Friday, July 08, 2005

SCOTUS Nominations

I know very little about playing hardball in politics. But it does seem like too much is being made out of the possibility that the Democrats will filibuster against a vote on a nominee for the Supreme Court.

My recollection of Supreme Court confirmations is that the nominees look pretty intelligent when they answer the Judiciary Committee members' questions thoughtfully and the members of that Committee look like idiots when they make speeches rather than asking questions. Nominees look silly when they refuse to give answers to reasonable questions. In my view, reasonable questions are things like, "Did you agree with the majority or the dissents in Kelo? Please explain why." Anything in their past judicial rulings or scholarly writing is also fair game. Hypothetical questions about cases that don't exist or specific cases that may be pending are not.

Okay, so suppose the President nominates someone who has an impressive record and who answers reasonable questions with thoughtful answers. What is the Democrats' recourse? Huge media blitz? Big deal. Most people now tune that out, because there will be ample talking head noise both for and against the nominee. Massive demonstrations with histrionics? Same as the media blitz. Worried about a repeat of the Bork nomination? Up the ante by nominating someone from an underrepresented group on the Court, like a woman or ethnic minority. There are several on the list of well qualified candidates that the President seems to be considering.

And, ultimately, if it looks like the nominee will receive a Senate majority, the Democrats could attempt to filibuster. Again, big deal. How long could they possibly sustain it? Some Democrats might defect, allowing a cloture vote, as the rest of the government's business comes to a halt. Just wait them out. They will look like idiots. All the President has to say is, "Judge X is one of our nation's most respected judges. S/he answered the Senators' questions in a thoughtful manner during the confirmation process. S/he is entitled to an up-or-down vote on the floor of the Senate." And he should say that and only that every day. Ultimately, he wins.

Another strategy would be to ask the nominee to withdraw, to bring the filibuster to a close, and then, at the first opportunity, make a recess appointment. This isn't as successful an outcome, but it is worth pointing out that recess appointments are actually written into the Constitution. Filibusters aren't.

The sentiment in this country is toward simple majorities and people getting along with each other. If the President nominates someone with appropriate qualifications who can thoughtfully answer the Committee's questions, then he will have the sentiment of the people behind him. He need only keep the focus on the Senate Democrats' refusal to act and he will eventually get his way.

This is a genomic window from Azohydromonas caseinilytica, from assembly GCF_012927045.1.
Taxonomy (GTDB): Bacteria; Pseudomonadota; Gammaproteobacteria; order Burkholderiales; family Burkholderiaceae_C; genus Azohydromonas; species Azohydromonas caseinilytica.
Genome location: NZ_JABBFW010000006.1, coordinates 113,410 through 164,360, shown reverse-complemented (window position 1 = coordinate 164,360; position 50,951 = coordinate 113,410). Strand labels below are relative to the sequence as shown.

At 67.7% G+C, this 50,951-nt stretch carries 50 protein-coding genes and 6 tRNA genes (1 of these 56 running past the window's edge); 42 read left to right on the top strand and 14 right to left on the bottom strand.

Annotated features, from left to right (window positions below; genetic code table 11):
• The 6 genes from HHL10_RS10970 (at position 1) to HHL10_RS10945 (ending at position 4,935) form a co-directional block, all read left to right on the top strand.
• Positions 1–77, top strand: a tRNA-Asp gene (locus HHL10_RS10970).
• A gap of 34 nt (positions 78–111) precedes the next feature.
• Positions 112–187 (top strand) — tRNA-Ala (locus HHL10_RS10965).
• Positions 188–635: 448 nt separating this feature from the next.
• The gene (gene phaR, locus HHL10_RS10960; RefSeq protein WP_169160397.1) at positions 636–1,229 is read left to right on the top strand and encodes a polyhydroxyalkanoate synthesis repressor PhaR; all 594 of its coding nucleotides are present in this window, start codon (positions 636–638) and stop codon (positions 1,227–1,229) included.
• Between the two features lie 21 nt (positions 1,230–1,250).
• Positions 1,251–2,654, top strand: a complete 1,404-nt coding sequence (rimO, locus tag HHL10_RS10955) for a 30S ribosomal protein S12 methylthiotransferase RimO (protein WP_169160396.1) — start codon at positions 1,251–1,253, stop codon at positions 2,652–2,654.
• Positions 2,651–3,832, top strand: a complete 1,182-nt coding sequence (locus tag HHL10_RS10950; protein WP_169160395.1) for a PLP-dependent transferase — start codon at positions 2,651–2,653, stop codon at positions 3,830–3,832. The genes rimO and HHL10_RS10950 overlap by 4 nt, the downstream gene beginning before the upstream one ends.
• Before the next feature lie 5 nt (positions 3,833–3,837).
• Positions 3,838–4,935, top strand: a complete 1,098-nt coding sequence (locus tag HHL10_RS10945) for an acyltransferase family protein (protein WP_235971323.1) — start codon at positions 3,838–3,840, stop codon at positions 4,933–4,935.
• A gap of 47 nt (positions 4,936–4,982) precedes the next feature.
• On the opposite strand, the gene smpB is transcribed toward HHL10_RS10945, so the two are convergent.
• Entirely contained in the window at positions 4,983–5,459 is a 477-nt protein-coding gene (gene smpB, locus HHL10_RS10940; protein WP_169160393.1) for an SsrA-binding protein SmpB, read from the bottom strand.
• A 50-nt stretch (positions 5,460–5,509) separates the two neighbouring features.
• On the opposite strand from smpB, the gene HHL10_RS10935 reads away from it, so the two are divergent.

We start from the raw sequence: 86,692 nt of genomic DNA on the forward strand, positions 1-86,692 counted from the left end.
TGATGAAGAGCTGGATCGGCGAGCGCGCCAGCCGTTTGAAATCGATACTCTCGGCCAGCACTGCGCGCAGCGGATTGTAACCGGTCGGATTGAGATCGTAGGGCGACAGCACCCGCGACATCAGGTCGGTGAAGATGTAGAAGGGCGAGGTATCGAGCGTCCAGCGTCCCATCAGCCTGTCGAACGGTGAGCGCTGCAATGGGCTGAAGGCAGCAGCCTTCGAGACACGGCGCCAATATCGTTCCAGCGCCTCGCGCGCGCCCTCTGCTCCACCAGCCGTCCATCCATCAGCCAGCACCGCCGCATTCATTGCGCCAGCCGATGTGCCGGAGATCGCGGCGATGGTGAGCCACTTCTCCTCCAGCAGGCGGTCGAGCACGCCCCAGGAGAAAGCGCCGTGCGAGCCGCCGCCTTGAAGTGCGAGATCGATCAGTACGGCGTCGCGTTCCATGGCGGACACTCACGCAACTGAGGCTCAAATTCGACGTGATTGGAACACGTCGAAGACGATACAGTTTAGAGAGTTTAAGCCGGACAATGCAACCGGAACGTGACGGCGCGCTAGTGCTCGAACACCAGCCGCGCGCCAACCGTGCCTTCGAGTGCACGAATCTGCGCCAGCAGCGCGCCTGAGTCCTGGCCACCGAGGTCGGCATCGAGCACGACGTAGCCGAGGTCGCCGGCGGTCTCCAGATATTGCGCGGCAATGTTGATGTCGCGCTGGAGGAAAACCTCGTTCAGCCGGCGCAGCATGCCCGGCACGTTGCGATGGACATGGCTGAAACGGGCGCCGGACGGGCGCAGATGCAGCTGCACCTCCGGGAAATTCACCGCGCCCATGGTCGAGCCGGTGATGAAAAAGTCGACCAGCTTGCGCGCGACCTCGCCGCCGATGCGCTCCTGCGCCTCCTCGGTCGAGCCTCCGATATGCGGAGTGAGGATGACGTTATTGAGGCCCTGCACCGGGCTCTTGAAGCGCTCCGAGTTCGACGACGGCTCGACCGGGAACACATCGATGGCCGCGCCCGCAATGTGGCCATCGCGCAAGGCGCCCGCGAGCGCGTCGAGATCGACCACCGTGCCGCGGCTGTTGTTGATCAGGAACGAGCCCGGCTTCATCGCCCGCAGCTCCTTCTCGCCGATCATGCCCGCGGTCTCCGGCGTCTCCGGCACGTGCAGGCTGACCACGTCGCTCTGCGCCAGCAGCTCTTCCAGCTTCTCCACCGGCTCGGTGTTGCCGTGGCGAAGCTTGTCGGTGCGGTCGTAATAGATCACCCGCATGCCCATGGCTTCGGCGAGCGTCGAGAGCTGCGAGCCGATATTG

For a very different opinion, by someone who knows a lot more about hardball in politics, see Patrick Ruffini's post from yesterday.

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2 comments:

Roland Patrick said...

'Up the ante by nominating someone from an underrepresented group on the Court, like a woman or ethnic minority.'

That won't stop the Democrats. It's all about fund raising, for which they need a bogeyman. But, you're correct that Bush holds all the cards. As the first Monday in October approaches without the seat filled because of a filibuster, the Dems look foolish, because a recess appt. will fill it.

Jonah B. Gelbach said...

recess appointments are actually written into the Constitution. Filibusters aren't.

Yes and no.

Yes, because it's true that the Constitution doesn't specifically refer to filibusters.

Much more relevantly, no. Why? Because (i) everyone knows the Senate has the right to refuse to consent, and (ii) the Constitution explicitly leaves it to the houses of Congress to determine their own rules (It's in Article I, Section 5, Clause 2): "Each House may determine the Rules of its Proceedings". The Senate's rules allow for a filibuster. This is one of the reason that the Republican attempts to call their nuclear threat the "Constitutional option" have been so ridiculous.

One interesting thing I heard recently is that recess appointments to the Court are not at all precedented. According to this article, "Since 1791, 15 Supreme Court Justices began their tenure with a recess appointment, the most recent being Justice Potter Stewart in 1958." I heard recently that Earl Warren was also one (though he was ultimately confirmed, I believe).